In effect, the long tail model is an efficiency model too.  It says that now that people can reach one another, they will reach one another.  The costs of access, the friction created by the media, has dropped to almost nothing.  But this model goes vastly beyond the efficiency model.  It says that the structural effects of the Internet 2.0 will not be merely a matter of making the economy more efficient.  There will also be social consequences large and small.  The world will ramify.  Elites will fall.  Diversity will flourish.  The fundamentals of association and government will transform.  In short, the very nature of the social beast will change. 

This is not a disintermediated world with "bits taken out."  This is the world less hierarchical and more heterogeneous, a whole with more, and more various, parts now wired and networked in new ways. 

Model three: reformation

The Internet is a reformation machine.  It will create new fundamentals of and for our world.  It change the units of analysis and the relationships between them.  This reformation model says, in other words, that the coming changes will deeply cultural…and not merely social (model 2) and economic (model 1). 

I noticed this doing research in Korea.  Teens and college students were creating new networks with webpages (the local equivalent of MySpace) and and the clouds of photos and messages they were sending one another.  I assumed that this was Model 2 stuff, a change in fundamentals of interaction, until they began to talk about themselves in new ways.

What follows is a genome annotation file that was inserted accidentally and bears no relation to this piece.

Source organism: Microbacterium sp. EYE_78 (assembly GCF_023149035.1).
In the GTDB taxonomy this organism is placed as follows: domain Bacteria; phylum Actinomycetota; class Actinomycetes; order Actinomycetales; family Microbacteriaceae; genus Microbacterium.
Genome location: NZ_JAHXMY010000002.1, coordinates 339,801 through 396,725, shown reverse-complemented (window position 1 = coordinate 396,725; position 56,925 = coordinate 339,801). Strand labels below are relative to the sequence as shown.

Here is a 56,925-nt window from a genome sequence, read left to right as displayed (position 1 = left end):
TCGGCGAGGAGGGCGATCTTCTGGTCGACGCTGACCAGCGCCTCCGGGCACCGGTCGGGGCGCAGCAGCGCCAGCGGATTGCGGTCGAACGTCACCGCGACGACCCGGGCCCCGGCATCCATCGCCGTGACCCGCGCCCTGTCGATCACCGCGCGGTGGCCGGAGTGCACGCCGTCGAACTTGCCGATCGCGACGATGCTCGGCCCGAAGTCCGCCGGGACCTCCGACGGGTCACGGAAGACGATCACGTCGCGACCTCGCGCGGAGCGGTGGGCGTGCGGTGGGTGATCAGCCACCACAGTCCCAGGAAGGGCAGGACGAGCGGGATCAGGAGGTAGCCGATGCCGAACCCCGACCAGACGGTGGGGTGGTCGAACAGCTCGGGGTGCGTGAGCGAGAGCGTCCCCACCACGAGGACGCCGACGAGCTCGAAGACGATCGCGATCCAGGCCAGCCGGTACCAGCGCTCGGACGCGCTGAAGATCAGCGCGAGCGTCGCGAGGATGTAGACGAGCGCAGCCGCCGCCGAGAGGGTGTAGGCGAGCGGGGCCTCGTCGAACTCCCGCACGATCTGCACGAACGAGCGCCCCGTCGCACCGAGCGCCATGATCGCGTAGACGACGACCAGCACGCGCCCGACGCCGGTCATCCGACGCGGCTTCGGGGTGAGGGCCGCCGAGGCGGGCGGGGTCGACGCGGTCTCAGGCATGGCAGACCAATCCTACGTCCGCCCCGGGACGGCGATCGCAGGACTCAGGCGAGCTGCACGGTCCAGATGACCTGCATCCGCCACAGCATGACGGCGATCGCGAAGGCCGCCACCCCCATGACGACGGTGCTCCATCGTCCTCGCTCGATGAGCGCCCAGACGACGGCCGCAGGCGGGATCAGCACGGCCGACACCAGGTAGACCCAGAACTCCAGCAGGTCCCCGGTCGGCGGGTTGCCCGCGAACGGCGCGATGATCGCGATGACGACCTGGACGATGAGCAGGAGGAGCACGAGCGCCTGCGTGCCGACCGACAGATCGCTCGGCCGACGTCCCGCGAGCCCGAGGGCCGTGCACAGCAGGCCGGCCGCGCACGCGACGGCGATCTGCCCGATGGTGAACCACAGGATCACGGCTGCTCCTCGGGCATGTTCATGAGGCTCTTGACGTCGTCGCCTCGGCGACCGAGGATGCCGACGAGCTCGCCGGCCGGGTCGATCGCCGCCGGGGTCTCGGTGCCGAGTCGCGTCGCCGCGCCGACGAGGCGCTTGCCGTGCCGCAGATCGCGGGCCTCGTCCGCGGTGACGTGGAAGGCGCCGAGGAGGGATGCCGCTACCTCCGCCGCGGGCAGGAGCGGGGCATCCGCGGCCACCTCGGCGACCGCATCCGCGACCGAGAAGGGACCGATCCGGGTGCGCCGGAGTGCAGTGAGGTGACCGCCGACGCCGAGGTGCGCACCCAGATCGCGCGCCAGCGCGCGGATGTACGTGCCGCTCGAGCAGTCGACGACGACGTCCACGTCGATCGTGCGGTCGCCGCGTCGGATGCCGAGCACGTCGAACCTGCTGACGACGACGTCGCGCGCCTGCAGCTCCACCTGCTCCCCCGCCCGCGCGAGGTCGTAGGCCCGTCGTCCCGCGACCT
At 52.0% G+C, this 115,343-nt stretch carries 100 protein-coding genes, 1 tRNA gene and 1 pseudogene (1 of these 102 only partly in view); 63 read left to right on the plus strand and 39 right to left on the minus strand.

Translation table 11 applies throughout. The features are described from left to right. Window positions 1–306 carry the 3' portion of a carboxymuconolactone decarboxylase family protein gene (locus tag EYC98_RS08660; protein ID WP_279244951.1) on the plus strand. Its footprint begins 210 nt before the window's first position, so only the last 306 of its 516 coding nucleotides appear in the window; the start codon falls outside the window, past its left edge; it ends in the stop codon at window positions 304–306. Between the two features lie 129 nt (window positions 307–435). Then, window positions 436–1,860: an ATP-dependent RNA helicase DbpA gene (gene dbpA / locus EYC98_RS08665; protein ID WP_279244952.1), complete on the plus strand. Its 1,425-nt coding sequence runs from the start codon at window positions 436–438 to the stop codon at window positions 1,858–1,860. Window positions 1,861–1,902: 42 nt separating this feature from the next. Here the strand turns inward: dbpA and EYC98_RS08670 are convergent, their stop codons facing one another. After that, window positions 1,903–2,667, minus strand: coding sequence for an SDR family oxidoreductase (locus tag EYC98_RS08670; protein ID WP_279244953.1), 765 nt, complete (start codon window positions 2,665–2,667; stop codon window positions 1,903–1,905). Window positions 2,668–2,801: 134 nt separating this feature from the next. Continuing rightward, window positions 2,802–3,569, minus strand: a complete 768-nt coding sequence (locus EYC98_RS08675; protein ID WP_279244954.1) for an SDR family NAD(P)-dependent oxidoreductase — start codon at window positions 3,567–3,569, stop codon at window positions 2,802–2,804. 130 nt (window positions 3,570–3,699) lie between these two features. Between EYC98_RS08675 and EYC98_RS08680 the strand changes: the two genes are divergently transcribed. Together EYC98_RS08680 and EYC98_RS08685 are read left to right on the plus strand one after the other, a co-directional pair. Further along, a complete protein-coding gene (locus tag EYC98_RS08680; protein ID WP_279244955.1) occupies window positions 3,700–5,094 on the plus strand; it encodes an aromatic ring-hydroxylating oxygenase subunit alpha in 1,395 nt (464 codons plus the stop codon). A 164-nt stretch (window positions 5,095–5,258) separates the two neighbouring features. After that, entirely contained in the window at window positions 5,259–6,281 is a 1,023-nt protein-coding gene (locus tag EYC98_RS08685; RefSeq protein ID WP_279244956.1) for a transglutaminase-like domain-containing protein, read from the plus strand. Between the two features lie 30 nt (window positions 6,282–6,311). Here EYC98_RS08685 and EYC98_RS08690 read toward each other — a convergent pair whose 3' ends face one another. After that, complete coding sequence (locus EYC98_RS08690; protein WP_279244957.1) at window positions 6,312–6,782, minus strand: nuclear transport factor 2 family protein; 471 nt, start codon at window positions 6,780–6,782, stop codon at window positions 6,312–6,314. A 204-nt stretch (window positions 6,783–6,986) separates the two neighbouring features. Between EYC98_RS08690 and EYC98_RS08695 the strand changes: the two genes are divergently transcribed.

It became clear eventually that these people were reforming personhood and the self.  The self was not merely better connected, but now more porous, more distributed, more cloud like.  This cultural fundamental, the definition of what and who a person is, was changing.  (In the Attiyeh interview, Weinberger talks about buddy lists in the West and what he calls the "continuous presence" of friends.)

When I listen to Clay Shirky (pictured) talk about categories of knowledge and the tags by which it is organized, I begin to wonder, as he does more brilliantly than I could hope to, whether we are looking at new ideas of the idea.  This too is a good way to get the anthropologist’s attention.  If there is something my tribe cares about, it is culture and the way in which culture defines knowledge of and in the world.  To think that this is now "under construction" is quite enough to make me reach for a paper bag and my best hyperventilation cessation technique.  Just give me a minute.  No, really, I’ll be fine. 

The reformation model says fundamental categories of our culture (particularly the self and the group and the terms with which we think about them) are changing.  We are now down to what is sometimes called the DNA level of things.  This isn’t actually a great metaphor for anthropological purposes, but the phrase is a tag, so you know what I mean.  Model 3 is not about faster markets or new networks.  This is a change in the basic terms of reference, the very  internal blue print with which we understand and construct the world.